This Week’s Best Of: I Believe Anita Hill

 

Lo these many years ago, a scruffy band of boho assholes with incomprehensible lyrics and a Burroughs fetish broke into the mainstream.  They were called Sonic Youth.  After spending about ten years recording ten-minute-long, screeching, meandering dirges, they decided to take a swing at grunge stardom.  They started recording songs with, you know, actual choruses and, like, melodies.

Most people don’t remember this, but the Sonic Youth of Dirty and Goo was kind of a poppy version of Kim and Thurston.  They were never going to be massively popular, but the band actually did make a go at recording songs like “100%,” “Youth Against Fascism,” and “Bull in the Heather” that could actually be legible in some kind of pop music patois.  For people who are basically exactly the age of the ToM editorial staff and most of our writers, this musical moment of the early-to-mid 1990s was a watershed; in retrospect, it almost seems utopian that a band like Sonic Youth could even plausibly try to sell out.

In any case, Sonic Youth recorded the song “Youth Against Fascism” in 1992, in the wake of the Bush administration’s horrible elevation of Clarence Thomas to the Supreme Court and at yet another time that was being called “The Year of the Woman” in politics.  “Another can of worms, another stomach turns… it’s the song I hate,” Thurston Moore sang.  And, crucially: “I BELIEVE ANITA HILL.” This felt very punk rock at the time.

How much and how little has changed since then?  We’re probably about to find out — and probably not much.  Fascism is back in vogue; parading traumatized women in public for ritual abuse and humiliation is apparently also a thing again.  Who will write a song that says “I believe Blasey Ford”?

greg miller photo npr

Despite the truly grotesque awfulness of what’s been happening in the news, there has been a lot of great stuff written, reported, and posted online this last week, starting with a truly extraordinary “op-ed” in the Washington Post that is really an epic poem of magisterial eloquence.  We hear from Annie Thériault with a frank and moving essay about dealing with suicidal ideation.  And we see Greg Miller‘s heartbreaking photographs of young people waiting for the schoolbus, dwarfed by the huge emptiness and mortal fear of the day that lies before them.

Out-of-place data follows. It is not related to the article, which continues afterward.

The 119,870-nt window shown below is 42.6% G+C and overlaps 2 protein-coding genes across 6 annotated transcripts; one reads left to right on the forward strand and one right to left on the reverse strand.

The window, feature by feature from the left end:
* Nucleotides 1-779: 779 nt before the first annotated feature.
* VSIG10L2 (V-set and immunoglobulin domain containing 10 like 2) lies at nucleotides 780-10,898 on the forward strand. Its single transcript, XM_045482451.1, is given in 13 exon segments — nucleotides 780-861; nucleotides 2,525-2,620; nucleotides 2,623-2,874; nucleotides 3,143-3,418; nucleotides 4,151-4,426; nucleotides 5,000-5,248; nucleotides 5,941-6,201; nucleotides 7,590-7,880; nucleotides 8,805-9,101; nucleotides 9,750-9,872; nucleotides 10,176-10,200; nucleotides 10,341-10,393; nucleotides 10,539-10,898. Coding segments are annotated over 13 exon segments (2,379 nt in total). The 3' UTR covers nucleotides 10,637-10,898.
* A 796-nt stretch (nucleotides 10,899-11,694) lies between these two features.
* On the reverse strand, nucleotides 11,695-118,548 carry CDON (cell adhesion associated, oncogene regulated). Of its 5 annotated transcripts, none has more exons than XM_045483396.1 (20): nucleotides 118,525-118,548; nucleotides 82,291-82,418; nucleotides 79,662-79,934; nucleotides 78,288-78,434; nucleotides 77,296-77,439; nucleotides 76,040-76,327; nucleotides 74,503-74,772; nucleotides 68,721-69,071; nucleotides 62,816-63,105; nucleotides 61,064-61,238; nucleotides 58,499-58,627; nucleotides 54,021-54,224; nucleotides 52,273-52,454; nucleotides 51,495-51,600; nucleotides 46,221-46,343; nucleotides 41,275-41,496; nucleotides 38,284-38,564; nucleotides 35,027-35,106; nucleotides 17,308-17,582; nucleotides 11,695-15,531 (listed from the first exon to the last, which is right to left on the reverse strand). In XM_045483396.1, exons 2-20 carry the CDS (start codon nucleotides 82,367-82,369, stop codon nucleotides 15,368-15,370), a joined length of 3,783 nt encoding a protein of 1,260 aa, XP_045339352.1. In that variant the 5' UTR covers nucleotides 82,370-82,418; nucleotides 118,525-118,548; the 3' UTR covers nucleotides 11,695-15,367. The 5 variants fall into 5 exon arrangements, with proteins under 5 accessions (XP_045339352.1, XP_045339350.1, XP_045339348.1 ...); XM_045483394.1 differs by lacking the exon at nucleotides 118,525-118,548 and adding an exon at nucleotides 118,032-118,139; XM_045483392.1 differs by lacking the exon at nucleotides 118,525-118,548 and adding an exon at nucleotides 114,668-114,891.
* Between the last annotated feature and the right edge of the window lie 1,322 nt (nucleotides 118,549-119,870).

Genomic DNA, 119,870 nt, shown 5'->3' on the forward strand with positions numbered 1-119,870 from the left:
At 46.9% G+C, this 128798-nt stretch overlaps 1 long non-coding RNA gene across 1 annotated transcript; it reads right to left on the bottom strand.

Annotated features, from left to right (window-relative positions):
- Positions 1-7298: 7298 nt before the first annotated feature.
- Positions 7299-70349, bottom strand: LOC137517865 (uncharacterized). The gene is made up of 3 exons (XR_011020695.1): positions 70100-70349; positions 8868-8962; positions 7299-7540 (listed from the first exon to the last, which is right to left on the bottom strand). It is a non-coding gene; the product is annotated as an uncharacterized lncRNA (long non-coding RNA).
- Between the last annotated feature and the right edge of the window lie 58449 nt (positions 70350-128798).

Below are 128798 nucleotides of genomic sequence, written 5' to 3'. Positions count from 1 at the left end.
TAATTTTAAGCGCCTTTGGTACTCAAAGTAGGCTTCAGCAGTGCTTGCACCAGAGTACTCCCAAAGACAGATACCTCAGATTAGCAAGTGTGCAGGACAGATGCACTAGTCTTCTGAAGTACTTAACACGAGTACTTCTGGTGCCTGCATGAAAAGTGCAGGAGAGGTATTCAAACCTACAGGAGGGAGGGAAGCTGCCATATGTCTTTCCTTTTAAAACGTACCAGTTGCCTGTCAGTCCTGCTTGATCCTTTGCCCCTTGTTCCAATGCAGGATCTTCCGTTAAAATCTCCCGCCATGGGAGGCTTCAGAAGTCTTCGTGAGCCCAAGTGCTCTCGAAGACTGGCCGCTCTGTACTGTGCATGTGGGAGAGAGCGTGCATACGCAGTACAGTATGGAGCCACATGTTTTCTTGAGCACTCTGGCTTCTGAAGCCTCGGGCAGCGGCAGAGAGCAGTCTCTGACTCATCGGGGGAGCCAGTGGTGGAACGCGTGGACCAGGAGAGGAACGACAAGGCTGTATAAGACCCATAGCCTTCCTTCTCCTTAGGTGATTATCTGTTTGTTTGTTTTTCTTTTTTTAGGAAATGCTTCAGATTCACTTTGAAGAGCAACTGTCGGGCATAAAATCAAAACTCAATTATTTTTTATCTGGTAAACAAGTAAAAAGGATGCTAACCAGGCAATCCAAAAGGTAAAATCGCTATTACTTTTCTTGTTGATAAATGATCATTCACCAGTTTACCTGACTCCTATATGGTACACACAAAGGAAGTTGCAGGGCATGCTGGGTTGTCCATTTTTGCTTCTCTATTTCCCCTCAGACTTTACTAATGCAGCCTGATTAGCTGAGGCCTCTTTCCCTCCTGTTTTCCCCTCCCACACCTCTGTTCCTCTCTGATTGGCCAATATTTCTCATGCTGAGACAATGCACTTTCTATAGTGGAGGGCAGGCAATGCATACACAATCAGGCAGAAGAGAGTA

Some interpersonal verbs, conjugated by gender (WaPo)

Why I Lived (Flare)

Where The Driveway Ends, Photographer Dad Sees Hopes And Fears (NPR)

‘It’s Prince, thinking aloud on the piano’ (BBC)

Establishment Media Shy Away From Claims of Perjury by Kavanaugh (FAIR)

Patsy Takemoto Mink’s Trailblazing Testimony Against a Supreme Court Nominee (Atlantic)

Photojournalists Are Demanding A #MeToo Reckoning (NPR)

No, I Will Not Debate You (Longreads)

Great story: Paedophile cult leader Warren Jeffs tore this town apart. Now his victims are putting it back together (New Statesman)

Lol… basically the avatar of boomer douchiness: Chevy Chase is 74, sober and ready to work. The problem? Nobody wants to work with him. (WaPo)

A Music Industry Peace Treaty Passes Unanimously Through Congress (NPR)

This one hurt: a patron saint of ToM is gone. Big ups to Badass Denise Scott Brown. Robert Venturi Passes Away At 93 (ArchDaily)

How We Spend Our Days Is How We Spend Our Lives: Annie Dillard on Choosing Presence Over Productivity (Brain Pickings)

Scientists Gave MDMA to Octopuses—and What Happened Was Profound (Gizmodo)

Author: Alex Sayf Cummings

Alex Sayf Cummings is an associate professor of history at Georgia State University, whose work deals with technology, law, public policy, and the political culture of the modern United States. Alex's writing has appeared in Salon, the Brooklyn Rail, the Journal of American History, the Journal of Urban History, Al Jazeera, and Southern Cultures, among other publications, and the book Democracy of Sound was published by Oxford University Press in 2013 (paperback, 2017). Alex can be followed on Twitter at @akbarjenkins.

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